Miscarriage is extremely common, perhaps as many as one in four of all pregnancies end in a miscarriage. It is particularly hard to be trying a long time for a pregnancy, find exultantly that you are pregnant and then have it all go away. Our society does not acknowledge most miscarriages very seriously, but for a couple, it can be devastating. Many women who have had miscarriages remember and mourn each year on the date when that loss occurred.
There are many different ways for miscarriages to occur. Some will have pain, either minor or strong. Some will have very heavy bleeding, others may have light bleeding. Others may have no symptoms at all, and the discovery of the miscarriage will only occur at a routine ultrasound scan.
The great majority of miscarriages are completely unexplained and the medical profession probably does not do enough to establish why a miscarriage has happened. Moreover, there is usually very little treatment once a miscarriage is underway , most of them cannot be stopped once the bleeding has started to be anything other than slight. The trauma of a hospital admission for a ‘scrape’ is also deeply unsettling. Moreover, most patients with miscarriages will be onwards with women having abortions or those with serious diseases like uterine cancer and ward and medical staff tends to forget the feelings of women who are undergoing a miscarriage. Miscarriage is so common, it is sometimes unfortunately seen as rather trivial.
Recurrent miscarriage means 3 or more miscarriages in a row and is a prevalent disorder that affects 1-2% of couples. In addition to the physical trauma and psychological stress, miscarriages can also be associated with a variety of complications in a subsequent ongoing pregnancy, including preterm delivery, low birth weight, and physical handicap. Chromosomal errors in the implanting embryo are a common finding, although more often than not, the pregnancy losses remain unexplained. Consequently, many affected patients receive either no treatment or are treated empirically with a variety of drugs, albeit with little or no evidence of clinical efficacy. Moreover, drug intervention in early pregnancy is highly restricted because of concerns regarding the effects on the developing baby.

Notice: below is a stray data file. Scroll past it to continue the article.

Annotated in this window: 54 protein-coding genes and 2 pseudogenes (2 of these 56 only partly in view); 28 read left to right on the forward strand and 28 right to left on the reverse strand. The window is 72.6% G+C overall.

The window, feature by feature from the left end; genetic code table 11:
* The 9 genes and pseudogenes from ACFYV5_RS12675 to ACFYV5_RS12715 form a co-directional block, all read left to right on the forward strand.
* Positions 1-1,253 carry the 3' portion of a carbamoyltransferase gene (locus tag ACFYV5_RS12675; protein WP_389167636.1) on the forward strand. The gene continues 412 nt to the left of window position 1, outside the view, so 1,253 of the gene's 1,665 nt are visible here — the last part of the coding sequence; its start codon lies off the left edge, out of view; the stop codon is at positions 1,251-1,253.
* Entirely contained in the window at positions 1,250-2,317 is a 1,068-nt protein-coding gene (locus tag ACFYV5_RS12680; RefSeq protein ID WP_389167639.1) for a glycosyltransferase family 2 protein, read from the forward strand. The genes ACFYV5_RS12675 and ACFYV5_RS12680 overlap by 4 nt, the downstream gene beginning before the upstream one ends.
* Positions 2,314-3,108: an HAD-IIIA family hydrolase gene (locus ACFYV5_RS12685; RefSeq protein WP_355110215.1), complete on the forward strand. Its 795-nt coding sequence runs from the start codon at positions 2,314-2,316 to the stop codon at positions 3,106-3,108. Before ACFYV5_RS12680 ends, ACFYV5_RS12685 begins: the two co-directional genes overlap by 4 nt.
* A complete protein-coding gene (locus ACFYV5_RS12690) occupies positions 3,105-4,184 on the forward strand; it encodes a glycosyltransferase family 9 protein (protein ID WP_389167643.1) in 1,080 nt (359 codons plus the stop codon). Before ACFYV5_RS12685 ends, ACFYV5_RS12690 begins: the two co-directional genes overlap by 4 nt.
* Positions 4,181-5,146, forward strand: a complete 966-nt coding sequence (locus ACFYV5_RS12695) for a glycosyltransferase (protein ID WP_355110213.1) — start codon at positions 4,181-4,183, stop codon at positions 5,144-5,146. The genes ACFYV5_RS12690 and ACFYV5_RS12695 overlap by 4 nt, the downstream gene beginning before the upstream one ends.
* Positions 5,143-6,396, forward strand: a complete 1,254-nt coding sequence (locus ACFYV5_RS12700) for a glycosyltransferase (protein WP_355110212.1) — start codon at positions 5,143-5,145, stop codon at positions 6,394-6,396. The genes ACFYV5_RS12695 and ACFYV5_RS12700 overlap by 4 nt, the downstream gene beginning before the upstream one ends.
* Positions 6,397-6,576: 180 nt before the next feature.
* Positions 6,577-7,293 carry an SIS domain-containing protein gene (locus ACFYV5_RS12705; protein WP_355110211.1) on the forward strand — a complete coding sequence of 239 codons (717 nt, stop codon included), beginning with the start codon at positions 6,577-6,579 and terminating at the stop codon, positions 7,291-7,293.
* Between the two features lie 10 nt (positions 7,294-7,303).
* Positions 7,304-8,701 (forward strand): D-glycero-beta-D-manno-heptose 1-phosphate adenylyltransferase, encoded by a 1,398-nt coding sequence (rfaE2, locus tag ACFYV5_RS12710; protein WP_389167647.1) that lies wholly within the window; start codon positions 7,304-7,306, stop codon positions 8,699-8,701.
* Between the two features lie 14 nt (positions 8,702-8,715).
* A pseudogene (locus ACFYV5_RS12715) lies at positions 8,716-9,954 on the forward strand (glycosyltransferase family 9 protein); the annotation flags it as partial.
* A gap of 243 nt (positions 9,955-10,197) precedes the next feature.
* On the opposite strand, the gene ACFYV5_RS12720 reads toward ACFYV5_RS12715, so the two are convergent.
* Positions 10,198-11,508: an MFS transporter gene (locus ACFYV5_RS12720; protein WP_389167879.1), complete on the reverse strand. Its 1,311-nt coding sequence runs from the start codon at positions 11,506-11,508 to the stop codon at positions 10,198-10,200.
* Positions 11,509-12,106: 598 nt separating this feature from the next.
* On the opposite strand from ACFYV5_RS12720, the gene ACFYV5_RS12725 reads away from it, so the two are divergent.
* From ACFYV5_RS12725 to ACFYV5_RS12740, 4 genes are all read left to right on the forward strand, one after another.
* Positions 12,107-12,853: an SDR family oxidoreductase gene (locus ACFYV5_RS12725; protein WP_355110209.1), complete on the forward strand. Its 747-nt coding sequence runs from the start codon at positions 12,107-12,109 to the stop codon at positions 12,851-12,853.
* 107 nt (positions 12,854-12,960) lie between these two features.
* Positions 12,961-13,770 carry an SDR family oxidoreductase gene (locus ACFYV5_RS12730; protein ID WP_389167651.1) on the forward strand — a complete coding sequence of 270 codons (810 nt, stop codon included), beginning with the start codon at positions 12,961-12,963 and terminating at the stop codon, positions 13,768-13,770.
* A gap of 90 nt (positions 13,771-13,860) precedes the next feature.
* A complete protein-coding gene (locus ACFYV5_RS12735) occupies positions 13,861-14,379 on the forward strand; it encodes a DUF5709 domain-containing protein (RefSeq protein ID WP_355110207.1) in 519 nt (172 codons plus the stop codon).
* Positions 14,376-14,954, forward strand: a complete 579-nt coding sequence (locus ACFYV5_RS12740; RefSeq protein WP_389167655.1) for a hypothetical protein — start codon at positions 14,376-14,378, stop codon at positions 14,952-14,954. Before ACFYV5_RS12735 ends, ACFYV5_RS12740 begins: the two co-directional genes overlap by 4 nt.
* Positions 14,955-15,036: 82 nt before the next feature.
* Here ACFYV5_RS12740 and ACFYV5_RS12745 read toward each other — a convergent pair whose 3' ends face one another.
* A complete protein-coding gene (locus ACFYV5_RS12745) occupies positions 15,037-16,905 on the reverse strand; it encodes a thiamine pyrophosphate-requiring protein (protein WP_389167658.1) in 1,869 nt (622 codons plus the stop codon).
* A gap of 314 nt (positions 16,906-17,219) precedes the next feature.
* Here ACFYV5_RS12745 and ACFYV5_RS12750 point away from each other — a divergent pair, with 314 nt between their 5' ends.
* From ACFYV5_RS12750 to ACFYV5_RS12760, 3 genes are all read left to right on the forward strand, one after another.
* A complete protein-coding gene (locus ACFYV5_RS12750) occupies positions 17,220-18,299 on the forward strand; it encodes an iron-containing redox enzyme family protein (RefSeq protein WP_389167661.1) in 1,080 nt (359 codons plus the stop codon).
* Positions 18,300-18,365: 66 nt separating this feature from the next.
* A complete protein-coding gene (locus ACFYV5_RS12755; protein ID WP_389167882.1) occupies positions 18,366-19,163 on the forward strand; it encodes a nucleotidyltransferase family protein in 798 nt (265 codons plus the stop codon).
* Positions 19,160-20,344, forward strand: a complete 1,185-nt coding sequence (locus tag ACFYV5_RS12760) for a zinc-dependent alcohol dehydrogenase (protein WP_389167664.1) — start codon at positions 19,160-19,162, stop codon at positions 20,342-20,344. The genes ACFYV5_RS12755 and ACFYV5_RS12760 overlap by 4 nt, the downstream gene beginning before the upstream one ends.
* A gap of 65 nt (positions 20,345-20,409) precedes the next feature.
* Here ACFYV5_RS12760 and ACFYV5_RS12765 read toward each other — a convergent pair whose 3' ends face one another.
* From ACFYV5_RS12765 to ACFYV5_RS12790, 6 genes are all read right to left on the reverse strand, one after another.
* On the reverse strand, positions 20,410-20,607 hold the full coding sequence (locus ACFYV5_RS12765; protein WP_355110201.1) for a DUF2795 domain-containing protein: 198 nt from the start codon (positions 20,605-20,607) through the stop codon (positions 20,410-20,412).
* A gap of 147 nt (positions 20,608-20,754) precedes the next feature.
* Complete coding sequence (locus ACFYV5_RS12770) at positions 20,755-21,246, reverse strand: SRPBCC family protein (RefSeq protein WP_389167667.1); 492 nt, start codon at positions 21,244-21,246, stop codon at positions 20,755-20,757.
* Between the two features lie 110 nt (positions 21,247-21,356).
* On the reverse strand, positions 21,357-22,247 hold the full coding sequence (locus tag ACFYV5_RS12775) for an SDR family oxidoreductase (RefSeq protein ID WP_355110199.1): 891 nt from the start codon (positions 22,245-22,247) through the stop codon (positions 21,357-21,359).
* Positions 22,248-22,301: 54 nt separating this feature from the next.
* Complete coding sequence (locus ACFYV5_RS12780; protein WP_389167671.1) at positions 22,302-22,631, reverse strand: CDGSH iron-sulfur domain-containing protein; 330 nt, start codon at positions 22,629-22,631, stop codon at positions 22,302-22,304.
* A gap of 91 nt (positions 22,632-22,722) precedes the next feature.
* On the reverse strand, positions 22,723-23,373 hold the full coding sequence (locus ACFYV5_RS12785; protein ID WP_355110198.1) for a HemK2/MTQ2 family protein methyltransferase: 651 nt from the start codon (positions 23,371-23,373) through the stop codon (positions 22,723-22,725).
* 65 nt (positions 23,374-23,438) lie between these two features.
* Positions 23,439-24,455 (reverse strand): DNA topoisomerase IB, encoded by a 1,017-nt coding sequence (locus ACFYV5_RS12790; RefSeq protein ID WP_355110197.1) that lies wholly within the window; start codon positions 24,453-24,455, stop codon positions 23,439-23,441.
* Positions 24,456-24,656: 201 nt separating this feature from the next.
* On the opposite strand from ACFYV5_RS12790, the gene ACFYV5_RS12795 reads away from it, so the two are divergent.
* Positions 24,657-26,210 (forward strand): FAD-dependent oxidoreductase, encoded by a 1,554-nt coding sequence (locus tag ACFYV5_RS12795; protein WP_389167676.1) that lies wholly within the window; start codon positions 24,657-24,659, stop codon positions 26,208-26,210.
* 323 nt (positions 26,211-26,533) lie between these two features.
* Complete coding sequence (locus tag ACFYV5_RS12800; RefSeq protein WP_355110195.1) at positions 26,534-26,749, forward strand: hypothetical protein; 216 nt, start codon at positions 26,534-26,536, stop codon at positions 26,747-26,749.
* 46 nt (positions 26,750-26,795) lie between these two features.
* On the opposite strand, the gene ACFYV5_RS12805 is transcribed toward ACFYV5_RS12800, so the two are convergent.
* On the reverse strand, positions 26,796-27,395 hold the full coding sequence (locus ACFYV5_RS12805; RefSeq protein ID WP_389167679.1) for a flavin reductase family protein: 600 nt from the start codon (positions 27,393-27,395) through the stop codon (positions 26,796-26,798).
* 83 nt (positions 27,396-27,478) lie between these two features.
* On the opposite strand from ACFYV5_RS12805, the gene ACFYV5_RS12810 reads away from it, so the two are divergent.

If you’ve had 3 or more miscarriages in a row, you should seek tests to try to find out the cause. This should happen whether or not you already have children. Testing doesn’t usually happen for fewer early (i.e. less than 14 weeks) miscarriages than 3 since they are so common and often due to chance. You should also be offered tests if your miscarriage is late (second trimester).
Risks of recurrent miscarriage increase if you are over 35 or very overweight or very underweight.
Ectopic pregnancy, a pregnancy that develops outside of the womb – is even more emotionally fraught. Around 1 in 80 pregnancies is ectopic. Most of them are in one of the fallopian tubes. These tubes cannot stretch enough for the embryo to survive, and there is not yet any way to safely transfer the embryo to the womb. Once a woman has had one ectopic pregnancy she is much more likely to have another.
Like miscarriage, doctors don’t always know why someone has an ectopic pregnancy, but risk factors include blocked or narrow fallopian tubes, caused by infection or previous surgery, or a previous ectopic pregnancy. The risks are also higher for women over 35, or women who smoke heavily. But they can occur also in women with none of these risk factors.
Symptoms include bleeding (unlike period bleeding), nausea, dizziness, pain in the stomach, constipation.
If you are concerned you should immediately request a scan or laparoscopy.
If you’ve had an ectopic pregnancy, you can get pregnant again healthily, around 66% of women will get pregnant again naturally, some might need some help with fertility treatment. The overall chance of a subsequent ectopic pregnancy after a first one is around 7-10%.
Please also see our article and video from Professor Robert Winston on miscarriage and ectopic pregnancy in our Conception section.
For further information, please visit Professor Robert Winston’s Genesis Research Trust website, www.genesisresearchtrust.com